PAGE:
Skip to Main Content
It looks like you're using Internet Explorer 11 or older. This website works best with modern browsers such as the latest versions of Chrome, Firefox, Safari, and Edge. If you continue with this browser, you may see unexpected results.

Patent & Trademark Resource Center

New Mexico State University Library houses the state and regional Patent & Trademark Resource Center. Patenting an invention and trademarking a product name can be challenging. PTRC library staff are information experts trained on how to use search tools

Contacting the PTRC

If you would like assistance at the PTRC, please email or call to set up an appointment.

David Irvin

Assistant Professor, New Mexico State University Library

Business Librarian


Phone: (575) 646-6925.

Google Patent search

Google Patent Search

See "about" Google Patents for searching tips.

The whys and hows of Patent searching

You have an idea for an invention - or have gone so far as to create a prototype. Before marketing your invention, you will need to determine if your invention has already been patented. You will want to conduct a thorough patent search. This will usually involve searching a number of different patent sites, so it is useful to keep a log of all your search activity, thus avoiding duplicate efforts.

You can begin your search the following way:

1.  Brainstorm Keywords to describe your invention - think of synonyms.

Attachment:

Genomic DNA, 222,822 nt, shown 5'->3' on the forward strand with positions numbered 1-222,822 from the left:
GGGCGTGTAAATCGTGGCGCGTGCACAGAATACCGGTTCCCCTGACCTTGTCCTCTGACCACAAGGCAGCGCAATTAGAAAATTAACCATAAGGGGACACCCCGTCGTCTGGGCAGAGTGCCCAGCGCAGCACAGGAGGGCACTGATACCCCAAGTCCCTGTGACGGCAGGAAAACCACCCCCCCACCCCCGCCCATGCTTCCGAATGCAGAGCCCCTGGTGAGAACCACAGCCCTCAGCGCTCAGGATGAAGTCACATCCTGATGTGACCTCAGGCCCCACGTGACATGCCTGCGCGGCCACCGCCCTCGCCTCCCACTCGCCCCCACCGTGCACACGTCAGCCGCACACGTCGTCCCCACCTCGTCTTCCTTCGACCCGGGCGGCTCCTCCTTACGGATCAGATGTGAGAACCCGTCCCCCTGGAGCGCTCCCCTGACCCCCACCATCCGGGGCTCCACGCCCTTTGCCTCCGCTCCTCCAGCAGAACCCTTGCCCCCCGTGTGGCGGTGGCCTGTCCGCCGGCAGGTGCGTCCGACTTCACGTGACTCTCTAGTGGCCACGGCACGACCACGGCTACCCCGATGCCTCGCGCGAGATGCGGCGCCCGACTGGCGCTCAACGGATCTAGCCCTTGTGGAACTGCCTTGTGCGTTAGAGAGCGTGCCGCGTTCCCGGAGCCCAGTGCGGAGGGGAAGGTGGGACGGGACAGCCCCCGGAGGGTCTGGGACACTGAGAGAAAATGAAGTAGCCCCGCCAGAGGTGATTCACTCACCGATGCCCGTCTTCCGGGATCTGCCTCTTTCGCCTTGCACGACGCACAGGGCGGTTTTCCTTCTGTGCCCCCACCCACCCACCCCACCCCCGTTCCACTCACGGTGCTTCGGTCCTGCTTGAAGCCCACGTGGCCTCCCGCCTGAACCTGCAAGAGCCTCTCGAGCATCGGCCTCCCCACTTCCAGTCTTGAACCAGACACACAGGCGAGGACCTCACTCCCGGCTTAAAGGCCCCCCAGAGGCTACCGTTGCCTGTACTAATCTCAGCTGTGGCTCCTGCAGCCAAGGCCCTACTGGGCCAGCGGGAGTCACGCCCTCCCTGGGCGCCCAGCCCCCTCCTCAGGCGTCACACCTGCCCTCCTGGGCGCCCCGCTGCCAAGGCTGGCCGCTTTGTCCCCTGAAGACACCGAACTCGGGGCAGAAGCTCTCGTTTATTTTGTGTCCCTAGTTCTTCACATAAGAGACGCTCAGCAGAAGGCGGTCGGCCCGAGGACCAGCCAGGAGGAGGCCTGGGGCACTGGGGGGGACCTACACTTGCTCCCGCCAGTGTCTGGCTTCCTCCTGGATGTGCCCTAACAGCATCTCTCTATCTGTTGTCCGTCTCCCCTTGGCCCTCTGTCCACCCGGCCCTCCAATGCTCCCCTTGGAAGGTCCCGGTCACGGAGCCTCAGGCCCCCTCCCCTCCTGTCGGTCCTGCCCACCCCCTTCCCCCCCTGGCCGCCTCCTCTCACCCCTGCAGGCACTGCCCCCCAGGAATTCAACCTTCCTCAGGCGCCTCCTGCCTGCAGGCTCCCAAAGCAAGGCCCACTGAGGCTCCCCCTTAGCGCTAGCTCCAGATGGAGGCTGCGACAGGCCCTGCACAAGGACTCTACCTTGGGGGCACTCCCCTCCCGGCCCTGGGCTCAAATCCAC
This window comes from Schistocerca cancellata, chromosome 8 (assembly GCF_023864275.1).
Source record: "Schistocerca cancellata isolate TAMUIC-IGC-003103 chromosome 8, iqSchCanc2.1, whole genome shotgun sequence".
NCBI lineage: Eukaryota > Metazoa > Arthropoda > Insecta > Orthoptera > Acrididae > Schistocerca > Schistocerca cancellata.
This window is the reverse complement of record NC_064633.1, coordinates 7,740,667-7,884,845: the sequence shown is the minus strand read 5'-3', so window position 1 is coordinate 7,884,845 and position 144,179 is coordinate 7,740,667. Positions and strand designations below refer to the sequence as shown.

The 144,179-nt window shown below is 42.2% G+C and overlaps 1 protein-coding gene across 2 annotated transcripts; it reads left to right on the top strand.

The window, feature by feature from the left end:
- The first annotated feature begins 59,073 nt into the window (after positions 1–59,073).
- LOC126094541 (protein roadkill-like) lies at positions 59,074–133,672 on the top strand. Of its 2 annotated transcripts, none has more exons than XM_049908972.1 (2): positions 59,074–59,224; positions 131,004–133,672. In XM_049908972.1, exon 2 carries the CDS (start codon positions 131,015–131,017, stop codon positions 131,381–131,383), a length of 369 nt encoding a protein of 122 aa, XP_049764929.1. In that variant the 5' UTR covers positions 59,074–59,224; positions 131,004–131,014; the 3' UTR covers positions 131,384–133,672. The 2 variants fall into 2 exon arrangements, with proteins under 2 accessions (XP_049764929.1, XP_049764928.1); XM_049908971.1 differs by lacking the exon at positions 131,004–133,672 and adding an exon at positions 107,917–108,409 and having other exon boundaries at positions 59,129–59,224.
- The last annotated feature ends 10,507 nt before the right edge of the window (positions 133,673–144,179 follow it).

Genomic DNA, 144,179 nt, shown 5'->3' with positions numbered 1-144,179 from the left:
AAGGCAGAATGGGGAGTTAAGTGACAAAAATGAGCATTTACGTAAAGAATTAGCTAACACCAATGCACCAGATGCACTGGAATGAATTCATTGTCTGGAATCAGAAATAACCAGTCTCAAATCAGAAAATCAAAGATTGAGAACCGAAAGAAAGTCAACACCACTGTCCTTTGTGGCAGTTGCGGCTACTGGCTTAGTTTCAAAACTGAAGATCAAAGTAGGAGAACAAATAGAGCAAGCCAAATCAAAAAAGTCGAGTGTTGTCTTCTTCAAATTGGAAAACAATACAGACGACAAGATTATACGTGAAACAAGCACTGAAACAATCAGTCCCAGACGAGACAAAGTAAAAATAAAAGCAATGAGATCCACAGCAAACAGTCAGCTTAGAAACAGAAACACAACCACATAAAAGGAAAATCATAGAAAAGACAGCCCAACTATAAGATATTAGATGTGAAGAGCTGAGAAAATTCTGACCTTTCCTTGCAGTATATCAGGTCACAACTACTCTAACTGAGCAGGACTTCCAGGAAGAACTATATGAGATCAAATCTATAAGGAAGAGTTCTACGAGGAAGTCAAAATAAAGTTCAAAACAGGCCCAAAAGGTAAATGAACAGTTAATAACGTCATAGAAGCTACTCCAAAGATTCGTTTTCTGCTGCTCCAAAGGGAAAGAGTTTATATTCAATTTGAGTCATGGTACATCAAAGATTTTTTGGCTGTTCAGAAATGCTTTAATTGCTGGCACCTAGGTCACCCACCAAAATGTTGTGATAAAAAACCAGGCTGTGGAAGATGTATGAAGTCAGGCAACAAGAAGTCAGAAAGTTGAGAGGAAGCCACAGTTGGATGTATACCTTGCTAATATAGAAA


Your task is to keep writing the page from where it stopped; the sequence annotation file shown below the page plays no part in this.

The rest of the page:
2.  Use your Keywords to search for a similar match of your invention in Google Patents. The Advanced Search in Google Patents lets you enter phrases, exclude a word, etc.

3.  Write down the class and subclass of the similar invention.

4.  Use the class and subclass to search patents and patent applications at the USPTO website classification search. Note: The default search is CPC (Cooperative Patent Classification) which is a joint effort between the United States Patent and Trademark Office (USPTO) and the European Patent Office (EPO). This classification system harmonizes the former European Classification (ECLA) and United States Patent Classification (USPC) systems.

5.  Trace related patents through references.

Although Google Patents is easy to use it is not as current as the USPTO website.  If you need to look through a large number of patents it mat be worthwhile to make an appointment to use the PubWEST database at the Patent & Trademark Resource Center. This database is not accessible except through the PTRC.

See General Information Concerning Patents

Also: Patent Process Overview

Using Classification to Deepen a Patent Search

While it is possible to search patents using just keywords, the best way to conduct a comprehensive patent search is by classification.  Classification helps bring together similar devices and concepts, even when different terms have been used to describe them.

  • When a device is truly new, terminology is not set. For example, before personal computers a mouse was just a type of rodent. The inventor of the first "Computer Input and Display Control" would not have found related devices by searching the keyword "mouse."
  • A classification is used both as a tool for finding patents (patentability searches) and for assisting in the assignment of patent applications to examiners for examination purposes.
  • Classifications have definitions.
  • Classifications have hierarchical relationships to one another.

Searching Help

The United States Patent & Trademark Office has a video (36 mins.) to assist users in finding Patents.

How to Conduct a U.S. Patent Search: A Step-by-Step Strategy

Need Help? Ask Us!